Cheerful tunes blare out of the doorways of every store, a multi coloured array of lights fill the skyline, the image of a large jolly man with a big bushy white beard appears in random places and smells of cinnamon and nutmeg invoke a feeling of warmth and nostalgia – these are the myriad signs, recognised by everyone, which tell us that the Christmas Season is here. Wouldn’t we all love to have a brand whose signs had such universal recognition?
When we consider the signs which serve to identify our brands, i.e. our trade marks, we often just think of a word or logo, but, just as with Christmas, there are so many other signs which can serve in trade to identify our goods and services.
A trade mark can be a word and logo but it could also be a colour scheme, a movement, a jingle, sound or a combination of all of the above.
For example, Apple for electronic devices and Cola Cola for beverages are instantly recognisable as are the logos for fast food and for fuels. The colour orange has become synonymous with both Easyjet for airlines and Orange for telecommunications services and the combination of the colours yellow and black identify the power tools of The Black & Decker Corporation. The sound of the roar of a lion is used to symbolise MGM films and who among us does not recognise the Intel inside bong. The action of a pat on the bottom has been used to distinguish Asda supermarkets, and the gesture of a man raising and lowering a bowler hat identified the financial services of Bradford and Bingley.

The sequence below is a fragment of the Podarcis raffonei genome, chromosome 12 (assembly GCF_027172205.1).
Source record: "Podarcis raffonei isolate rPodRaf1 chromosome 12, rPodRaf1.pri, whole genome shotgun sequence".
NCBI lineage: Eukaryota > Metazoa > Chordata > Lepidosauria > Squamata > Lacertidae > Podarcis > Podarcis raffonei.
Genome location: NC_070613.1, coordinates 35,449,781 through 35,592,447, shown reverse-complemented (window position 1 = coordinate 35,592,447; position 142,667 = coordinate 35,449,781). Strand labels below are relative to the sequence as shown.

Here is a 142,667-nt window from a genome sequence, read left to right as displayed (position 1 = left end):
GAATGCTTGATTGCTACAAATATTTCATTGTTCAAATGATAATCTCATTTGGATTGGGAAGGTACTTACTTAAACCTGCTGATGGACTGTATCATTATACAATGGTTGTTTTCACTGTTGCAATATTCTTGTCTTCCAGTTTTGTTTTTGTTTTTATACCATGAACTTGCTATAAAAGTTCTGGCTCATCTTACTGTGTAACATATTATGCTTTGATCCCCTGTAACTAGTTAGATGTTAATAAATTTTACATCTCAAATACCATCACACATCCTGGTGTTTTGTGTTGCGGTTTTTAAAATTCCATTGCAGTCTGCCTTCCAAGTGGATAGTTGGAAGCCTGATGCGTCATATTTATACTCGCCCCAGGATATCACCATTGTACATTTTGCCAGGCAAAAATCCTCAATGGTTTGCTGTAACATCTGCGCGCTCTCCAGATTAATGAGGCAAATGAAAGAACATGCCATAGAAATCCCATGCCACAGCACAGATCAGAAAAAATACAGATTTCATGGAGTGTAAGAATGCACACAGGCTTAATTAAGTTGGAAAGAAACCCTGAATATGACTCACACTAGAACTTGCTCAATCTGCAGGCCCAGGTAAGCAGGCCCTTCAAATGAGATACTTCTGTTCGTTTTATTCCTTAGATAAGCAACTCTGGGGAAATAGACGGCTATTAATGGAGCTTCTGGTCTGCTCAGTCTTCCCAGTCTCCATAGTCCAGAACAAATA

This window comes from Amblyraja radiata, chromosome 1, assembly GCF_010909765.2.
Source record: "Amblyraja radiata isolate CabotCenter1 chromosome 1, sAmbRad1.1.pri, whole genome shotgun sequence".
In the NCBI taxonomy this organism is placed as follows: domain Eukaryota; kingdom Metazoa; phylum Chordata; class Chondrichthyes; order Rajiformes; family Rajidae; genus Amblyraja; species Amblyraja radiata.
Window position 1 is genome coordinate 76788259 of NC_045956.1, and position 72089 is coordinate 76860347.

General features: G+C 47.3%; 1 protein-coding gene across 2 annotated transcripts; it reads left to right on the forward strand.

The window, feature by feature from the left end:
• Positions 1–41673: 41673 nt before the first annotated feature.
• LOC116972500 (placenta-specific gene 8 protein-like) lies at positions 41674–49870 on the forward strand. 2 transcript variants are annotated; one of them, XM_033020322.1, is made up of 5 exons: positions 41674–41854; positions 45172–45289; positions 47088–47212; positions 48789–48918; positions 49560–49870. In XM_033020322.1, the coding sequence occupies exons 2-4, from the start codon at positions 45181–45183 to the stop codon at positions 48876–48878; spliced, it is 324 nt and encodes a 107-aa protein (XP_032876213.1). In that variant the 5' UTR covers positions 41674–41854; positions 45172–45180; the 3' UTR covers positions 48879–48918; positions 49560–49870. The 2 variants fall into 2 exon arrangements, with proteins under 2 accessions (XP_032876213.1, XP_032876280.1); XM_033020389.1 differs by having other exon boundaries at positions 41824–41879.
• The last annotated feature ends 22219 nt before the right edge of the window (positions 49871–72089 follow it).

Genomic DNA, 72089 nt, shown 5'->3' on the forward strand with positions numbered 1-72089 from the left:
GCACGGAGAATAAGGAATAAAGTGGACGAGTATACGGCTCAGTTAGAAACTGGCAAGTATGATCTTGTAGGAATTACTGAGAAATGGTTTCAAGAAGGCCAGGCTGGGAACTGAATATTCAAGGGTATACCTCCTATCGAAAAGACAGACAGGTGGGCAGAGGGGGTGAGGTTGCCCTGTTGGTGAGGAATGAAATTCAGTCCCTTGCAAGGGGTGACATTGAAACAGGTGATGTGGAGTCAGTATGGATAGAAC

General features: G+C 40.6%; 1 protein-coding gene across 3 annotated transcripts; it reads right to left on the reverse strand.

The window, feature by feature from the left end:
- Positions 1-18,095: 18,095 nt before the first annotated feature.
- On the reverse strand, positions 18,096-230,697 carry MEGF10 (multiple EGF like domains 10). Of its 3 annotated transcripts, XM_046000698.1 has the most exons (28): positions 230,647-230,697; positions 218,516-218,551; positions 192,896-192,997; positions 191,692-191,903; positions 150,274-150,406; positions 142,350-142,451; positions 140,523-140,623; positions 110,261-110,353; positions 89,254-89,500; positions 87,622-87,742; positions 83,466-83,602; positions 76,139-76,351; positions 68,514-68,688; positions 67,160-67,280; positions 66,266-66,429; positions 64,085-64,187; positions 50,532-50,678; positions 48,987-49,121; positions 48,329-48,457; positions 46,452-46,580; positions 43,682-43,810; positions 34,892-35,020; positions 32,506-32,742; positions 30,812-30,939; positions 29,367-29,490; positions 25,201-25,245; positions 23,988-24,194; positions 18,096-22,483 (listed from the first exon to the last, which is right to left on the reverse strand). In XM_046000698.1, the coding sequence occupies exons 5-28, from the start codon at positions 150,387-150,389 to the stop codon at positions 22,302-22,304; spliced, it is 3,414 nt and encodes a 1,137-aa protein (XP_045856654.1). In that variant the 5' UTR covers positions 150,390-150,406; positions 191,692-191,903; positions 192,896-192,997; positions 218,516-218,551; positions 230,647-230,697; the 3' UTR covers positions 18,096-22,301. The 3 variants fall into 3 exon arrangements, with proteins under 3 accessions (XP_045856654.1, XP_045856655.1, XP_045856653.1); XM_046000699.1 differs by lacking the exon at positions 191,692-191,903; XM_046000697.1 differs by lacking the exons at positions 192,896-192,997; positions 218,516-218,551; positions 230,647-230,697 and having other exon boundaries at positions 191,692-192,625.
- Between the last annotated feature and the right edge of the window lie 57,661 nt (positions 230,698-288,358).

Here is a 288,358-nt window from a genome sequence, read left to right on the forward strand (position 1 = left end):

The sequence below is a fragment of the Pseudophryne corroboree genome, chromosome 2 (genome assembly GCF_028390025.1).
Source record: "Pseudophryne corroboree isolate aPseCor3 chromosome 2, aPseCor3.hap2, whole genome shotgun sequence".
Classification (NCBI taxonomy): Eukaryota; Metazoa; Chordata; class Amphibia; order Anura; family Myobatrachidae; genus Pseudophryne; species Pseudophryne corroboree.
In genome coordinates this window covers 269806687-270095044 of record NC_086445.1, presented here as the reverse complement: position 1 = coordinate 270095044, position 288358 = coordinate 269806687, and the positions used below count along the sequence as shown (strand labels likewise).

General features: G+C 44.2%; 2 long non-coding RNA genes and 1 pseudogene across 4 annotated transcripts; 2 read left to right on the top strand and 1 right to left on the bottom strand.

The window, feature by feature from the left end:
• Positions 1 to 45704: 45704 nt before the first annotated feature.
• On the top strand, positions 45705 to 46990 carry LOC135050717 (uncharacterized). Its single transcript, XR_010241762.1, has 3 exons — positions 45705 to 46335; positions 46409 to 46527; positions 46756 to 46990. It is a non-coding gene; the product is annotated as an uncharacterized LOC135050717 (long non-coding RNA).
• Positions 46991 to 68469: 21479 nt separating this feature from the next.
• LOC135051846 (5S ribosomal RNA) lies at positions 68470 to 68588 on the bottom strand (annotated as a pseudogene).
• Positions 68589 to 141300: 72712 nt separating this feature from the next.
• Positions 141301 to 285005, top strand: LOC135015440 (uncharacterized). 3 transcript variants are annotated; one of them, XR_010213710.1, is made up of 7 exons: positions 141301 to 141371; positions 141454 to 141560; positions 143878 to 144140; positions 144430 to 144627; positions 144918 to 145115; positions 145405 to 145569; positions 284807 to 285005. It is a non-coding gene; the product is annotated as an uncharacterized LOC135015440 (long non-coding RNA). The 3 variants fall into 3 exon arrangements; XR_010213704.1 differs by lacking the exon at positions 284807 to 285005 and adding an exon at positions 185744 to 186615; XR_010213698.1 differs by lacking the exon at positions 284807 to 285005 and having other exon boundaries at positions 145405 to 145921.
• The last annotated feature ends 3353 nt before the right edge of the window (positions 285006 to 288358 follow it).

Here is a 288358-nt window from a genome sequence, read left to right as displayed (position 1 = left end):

If consumers recognise your goods and services by reference to any sign, it is a trade mark. A trade mark can be among a business’ most valuable property and, just as you would protect a piece of valuable physical property, these intangible rights should be protected through registration.
Author: Cherrie Stewart